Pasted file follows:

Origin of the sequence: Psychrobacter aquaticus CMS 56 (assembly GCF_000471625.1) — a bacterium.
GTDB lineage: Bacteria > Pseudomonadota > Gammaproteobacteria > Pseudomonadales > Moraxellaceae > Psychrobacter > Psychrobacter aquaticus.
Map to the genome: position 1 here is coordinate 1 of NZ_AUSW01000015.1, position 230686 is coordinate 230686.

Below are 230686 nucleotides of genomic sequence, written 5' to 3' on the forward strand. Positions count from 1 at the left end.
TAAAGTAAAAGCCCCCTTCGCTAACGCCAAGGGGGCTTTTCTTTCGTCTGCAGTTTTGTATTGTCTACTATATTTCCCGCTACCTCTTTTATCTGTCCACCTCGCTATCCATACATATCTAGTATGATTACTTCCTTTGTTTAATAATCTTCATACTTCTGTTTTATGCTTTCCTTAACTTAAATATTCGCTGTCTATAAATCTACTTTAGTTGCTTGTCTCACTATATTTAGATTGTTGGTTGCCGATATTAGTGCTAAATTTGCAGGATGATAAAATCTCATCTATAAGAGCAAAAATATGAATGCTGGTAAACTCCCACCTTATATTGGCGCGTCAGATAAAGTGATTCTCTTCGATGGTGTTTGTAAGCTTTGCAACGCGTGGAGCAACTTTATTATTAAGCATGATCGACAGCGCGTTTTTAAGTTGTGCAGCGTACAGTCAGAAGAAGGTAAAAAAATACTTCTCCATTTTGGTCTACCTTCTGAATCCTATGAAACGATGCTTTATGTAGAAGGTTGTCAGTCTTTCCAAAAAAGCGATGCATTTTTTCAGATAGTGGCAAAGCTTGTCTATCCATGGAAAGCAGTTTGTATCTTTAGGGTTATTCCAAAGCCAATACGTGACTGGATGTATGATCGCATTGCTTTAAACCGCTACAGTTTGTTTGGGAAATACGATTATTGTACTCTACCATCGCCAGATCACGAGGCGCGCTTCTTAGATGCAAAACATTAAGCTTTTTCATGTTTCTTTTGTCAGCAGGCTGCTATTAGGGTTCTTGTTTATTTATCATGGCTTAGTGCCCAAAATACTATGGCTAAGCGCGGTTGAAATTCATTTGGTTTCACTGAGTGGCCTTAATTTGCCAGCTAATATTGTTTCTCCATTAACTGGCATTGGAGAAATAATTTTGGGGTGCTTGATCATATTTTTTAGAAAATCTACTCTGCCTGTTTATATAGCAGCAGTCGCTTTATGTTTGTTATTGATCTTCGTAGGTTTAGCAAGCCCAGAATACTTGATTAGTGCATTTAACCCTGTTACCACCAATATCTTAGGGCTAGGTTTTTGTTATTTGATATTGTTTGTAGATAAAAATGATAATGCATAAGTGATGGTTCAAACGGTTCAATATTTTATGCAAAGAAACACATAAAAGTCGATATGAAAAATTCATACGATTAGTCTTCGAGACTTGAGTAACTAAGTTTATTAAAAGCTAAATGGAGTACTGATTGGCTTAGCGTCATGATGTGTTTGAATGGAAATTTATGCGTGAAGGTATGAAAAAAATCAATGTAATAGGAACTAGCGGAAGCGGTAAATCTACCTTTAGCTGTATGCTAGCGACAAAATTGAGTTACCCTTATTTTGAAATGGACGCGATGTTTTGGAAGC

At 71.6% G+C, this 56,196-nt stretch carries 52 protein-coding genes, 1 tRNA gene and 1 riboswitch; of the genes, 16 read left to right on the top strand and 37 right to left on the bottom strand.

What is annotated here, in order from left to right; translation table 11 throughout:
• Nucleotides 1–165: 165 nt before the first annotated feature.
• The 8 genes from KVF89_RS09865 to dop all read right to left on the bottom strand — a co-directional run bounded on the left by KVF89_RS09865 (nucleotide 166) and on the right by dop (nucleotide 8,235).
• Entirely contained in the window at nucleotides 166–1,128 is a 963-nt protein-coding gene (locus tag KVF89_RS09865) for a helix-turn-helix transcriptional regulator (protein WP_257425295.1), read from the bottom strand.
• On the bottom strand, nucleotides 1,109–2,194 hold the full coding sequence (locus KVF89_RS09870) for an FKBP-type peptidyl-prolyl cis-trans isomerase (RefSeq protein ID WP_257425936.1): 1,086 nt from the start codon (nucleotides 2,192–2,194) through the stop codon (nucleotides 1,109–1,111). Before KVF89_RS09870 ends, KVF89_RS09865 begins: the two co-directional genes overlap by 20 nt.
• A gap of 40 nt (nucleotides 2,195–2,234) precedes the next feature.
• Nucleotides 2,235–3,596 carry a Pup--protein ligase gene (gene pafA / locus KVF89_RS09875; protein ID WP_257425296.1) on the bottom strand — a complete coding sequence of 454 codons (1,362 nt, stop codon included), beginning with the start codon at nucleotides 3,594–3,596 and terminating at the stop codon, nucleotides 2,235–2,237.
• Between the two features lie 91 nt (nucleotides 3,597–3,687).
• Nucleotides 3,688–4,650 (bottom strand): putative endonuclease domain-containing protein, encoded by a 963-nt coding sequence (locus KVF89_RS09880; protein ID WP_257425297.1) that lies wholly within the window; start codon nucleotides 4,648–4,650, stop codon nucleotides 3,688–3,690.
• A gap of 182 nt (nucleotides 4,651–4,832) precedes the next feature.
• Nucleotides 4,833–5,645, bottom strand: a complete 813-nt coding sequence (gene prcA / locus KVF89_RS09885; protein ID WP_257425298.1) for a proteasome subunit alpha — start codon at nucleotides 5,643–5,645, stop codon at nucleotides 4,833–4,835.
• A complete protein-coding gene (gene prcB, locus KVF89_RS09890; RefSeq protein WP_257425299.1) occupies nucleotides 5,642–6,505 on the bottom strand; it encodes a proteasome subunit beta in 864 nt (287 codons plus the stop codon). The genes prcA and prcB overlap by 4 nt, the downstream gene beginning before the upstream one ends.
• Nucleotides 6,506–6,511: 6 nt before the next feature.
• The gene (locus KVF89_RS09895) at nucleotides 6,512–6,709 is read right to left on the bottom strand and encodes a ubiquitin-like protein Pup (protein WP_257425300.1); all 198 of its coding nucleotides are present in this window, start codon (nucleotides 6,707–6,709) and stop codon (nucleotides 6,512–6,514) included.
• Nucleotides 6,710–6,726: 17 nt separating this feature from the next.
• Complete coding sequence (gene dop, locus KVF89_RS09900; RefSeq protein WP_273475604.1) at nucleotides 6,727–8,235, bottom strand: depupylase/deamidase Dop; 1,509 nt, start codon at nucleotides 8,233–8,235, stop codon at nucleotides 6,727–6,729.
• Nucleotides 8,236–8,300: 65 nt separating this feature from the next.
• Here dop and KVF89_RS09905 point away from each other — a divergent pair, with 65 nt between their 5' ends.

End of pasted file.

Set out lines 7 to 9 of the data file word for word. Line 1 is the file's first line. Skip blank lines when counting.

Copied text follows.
What is annotated here, in order from left to right; translation table 11 throughout:
• Nucleotides 1–165: 165 nt before the first annotated feature.
• The 8 genes from KVF89_RS09865 to dop all read right to left on the bottom strand — a co-directional run bounded on the left by KVF89_RS09865 (nucleotide 166) and on the right by dop (nucleotide 8,235).